Before Haumea rises (or on an earlier night, at twilight, or with dome flats):
  • take images of the night sky/twilight sky or just dome flats
  • look for a particularly well behaved region on the chip where the flat field is as flat as possible, there are no bad pixels or columns, nothing funny is going on for a moderately good sized region.
  • Note that location for later; that is where you will put Haumea

The observing strategy is quite simple:
  • point to Haumea as early as your telescope possibly can.
  • place Haumea in the very nice region of the chip that you identified earlier.
  • track at Haumea's rate; do not dither! Dithering is great if you want to average out CCD variations over time, but we instead want to keep them constant with time.
  • observe all night until you can't anymore
  • pause for nothing.
  • if you fear focus changes, focus on an image-by-image basis rather than stopping to focus.
  • Be sure to insert one or two images in a second filter.
We believe that the best strategy will be to track on the rate of Haumea but perform no dithering of the telescope. If your telescope cannot track at a moving target rate, track siderally, but, again, perform no dithering.

If you believe your night to be photometric, good solar colored standard stars at the begining and end would be helpful, but not essential.

Jan 31: Our first good attempt

The first good attempt to observe a mutual event will come on Jan 31st UT (the night of Friday, Jan 30th), as Namaka goes into the shadow of Haumea. The ingress is predicted for 11:02 UT = 3:02 AM PST Thursday morning; the egress follows almost one hour later at 11:52 UT = 3:52 PM. The uncertainty in the timing, however, could be as much as 3 or 4 hours!

This event is particularly important, because if we can get just one good clear detection, we will greatly decrease the uncertainty in the times of all future events.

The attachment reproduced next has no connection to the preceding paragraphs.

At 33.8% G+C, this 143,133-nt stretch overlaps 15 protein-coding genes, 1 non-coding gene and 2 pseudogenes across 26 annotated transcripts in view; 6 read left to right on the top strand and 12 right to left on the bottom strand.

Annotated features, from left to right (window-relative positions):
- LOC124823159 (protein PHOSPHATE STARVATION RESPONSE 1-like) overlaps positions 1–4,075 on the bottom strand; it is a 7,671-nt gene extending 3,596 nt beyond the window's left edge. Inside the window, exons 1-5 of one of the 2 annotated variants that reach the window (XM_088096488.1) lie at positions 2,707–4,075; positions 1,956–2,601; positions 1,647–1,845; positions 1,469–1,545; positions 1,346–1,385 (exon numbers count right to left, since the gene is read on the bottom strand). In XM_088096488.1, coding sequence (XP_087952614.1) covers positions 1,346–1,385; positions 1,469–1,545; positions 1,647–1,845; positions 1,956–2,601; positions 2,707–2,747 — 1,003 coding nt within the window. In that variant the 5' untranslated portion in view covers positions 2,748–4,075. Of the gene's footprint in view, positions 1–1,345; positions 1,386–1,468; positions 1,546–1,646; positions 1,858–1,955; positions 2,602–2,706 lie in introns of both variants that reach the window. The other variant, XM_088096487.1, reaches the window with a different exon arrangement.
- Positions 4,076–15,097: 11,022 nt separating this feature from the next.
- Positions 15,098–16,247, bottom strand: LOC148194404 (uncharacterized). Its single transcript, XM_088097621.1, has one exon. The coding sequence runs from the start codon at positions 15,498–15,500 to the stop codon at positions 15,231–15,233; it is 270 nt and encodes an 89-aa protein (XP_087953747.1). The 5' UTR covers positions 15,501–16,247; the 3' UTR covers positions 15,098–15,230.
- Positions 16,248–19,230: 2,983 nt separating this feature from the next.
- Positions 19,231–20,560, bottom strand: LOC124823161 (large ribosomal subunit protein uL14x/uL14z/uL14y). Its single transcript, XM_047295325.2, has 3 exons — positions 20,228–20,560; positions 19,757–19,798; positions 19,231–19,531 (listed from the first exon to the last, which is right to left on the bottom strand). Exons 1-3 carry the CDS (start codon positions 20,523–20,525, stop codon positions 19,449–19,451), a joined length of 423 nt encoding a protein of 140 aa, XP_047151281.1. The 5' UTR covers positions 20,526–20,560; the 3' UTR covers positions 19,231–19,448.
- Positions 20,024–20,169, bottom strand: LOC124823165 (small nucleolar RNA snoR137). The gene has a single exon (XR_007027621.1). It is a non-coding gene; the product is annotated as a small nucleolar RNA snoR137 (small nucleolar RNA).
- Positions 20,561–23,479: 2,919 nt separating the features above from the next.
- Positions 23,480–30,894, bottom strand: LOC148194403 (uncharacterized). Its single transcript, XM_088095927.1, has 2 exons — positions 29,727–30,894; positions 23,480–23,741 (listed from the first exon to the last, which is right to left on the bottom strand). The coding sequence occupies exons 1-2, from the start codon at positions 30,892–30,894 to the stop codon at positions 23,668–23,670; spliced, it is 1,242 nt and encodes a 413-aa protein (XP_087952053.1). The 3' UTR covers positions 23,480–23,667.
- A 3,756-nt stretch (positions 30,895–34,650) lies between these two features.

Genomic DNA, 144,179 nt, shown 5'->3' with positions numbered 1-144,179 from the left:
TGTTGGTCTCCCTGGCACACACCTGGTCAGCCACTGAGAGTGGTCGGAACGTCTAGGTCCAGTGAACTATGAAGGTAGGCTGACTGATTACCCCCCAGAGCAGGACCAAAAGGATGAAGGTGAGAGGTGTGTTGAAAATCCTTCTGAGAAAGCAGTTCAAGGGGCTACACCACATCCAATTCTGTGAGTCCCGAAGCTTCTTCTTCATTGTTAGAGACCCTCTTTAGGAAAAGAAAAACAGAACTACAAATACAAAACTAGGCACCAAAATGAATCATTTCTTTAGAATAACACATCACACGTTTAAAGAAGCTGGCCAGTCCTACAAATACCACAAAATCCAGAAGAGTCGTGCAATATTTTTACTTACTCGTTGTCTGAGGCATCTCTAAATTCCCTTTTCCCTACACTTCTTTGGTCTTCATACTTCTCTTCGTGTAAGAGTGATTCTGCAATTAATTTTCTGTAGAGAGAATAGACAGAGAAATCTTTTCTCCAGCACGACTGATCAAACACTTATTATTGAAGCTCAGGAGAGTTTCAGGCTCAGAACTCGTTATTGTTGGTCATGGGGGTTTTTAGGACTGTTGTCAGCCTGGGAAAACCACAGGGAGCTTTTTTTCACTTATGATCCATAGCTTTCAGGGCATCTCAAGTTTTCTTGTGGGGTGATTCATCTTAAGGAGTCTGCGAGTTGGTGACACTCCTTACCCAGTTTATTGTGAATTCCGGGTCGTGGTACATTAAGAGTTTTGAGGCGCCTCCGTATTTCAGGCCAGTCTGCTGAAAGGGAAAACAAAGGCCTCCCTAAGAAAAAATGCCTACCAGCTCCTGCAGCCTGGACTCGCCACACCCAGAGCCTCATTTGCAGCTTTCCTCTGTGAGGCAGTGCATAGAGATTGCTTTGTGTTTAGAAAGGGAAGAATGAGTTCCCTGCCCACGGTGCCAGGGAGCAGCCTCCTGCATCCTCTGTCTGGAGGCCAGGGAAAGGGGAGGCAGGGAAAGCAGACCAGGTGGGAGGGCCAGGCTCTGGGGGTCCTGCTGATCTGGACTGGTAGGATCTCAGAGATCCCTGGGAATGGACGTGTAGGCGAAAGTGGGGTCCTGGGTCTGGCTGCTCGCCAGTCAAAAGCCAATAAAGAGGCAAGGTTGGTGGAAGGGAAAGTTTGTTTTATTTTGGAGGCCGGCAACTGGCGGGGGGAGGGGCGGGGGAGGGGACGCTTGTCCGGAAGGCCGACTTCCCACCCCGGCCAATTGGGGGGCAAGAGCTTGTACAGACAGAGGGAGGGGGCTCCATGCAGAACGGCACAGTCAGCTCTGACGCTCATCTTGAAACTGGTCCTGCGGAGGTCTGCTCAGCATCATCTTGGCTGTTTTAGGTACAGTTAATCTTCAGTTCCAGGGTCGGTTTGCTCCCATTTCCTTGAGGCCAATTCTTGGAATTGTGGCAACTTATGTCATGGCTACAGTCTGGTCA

To my knowledge, the following telescopes/observers are attempting observations:

Palomar 5m (Caltech group)
Apache Point 3.5m (Nancy Chanover & Chas Miller)
Magdelena Ridge 2.4m (?)

University of Hawaii 2.2m (Emily Schaller)

We are in good shape to get somebody to see this event unless the entire western US is clouded out. Which can definitely happen this time of the year. We should have eyes on the event if it occurs anywhere from about 4 hours early until about 8 hours late.

Our difficulty for fast analysis of this event will be that no one will be able to observe more than about 5 hours. Haumea rotates every 4 hours. Ideally, one would observe for 8 hours and see Haumea with and without an event. With luck, though, we will be able to stitch together enough observations to get this figured out very quickly. We would like to know in time for the Next event, occuring on Feb 18th, over India and China.

Welcome to the Haumea Namaka mutual events page

I will continuously update this sight throughout the season to give as much up-to-the-minute information as possible on the mutual events. To learn more, please read the full mutual event page.